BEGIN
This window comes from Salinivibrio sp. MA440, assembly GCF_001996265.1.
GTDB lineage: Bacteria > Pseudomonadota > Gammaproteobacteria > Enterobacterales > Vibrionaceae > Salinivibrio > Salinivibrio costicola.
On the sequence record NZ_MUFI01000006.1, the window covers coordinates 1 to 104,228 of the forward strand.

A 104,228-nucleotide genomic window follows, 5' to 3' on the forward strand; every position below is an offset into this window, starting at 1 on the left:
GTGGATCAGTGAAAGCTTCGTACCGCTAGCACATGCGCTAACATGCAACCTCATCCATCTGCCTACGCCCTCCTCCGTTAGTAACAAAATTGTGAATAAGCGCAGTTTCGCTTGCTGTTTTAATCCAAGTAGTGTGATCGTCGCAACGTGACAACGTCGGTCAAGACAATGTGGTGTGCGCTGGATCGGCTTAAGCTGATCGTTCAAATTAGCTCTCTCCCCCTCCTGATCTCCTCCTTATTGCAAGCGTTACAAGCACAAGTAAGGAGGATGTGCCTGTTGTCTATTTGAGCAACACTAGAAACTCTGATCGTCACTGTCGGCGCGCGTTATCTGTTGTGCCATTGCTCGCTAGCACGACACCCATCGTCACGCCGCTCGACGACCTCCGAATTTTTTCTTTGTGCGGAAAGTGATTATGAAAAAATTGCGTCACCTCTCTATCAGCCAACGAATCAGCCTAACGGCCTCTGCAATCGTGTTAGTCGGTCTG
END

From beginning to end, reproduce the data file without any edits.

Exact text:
This window comes from Salinivibrio sp. MA440, assembly GCF_001996265.1.
GTDB lineage: Bacteria > Pseudomonadota > Gammaproteobacteria > Enterobacterales > Vibrionaceae > Salinivibrio > Salinivibrio costicola.
On the sequence record NZ_MUFI01000006.1, the window covers coordinates 1 to 104,228 of the forward strand.

A 104,228-nucleotide genomic window follows, 5' to 3' on the forward strand; every position below is an offset into this window, starting at 1 on the left:
GTGGATCAGTGAAAGCTTCGTACCGCTAGCACATGCGCTAACATGCAACCTCATCCATCTGCCTACGCCCTCCTCCGTTAGTAACAAAATTGTGAATAAGCGCAGTTTCGCTTGCTGTTTTAATCCAAGTAGTGTGATCGTCGCAACGTGACAACGTCGGTCAAGACAATGTGGTGTGCGCTGGATCGGCTTAAGCTGATCGTTCAAATTAGCTCTCTCCCCCTCCTGATCTCCTCCTTATTGCAAGCGTTACAAGCACAAGTAAGGAGGATGTGCCTGTTGTCTATTTGAGCAACACTAGAAACTCTGATCGTCACTGTCGGCGCGCGTTATCTGTTGTGCCATTGCTCGCTAGCACGACACCCATCGTCACGCCGCTCGACGACCTCCGAATTTTTTCTTTGTGCGGAAAGTGATTATGAAAAAATTGCGTCACCTCTCTATCAGCCAACGAATCAGCCTAACGGCCTCTGCAATCGTGTTAGTCGGTCTG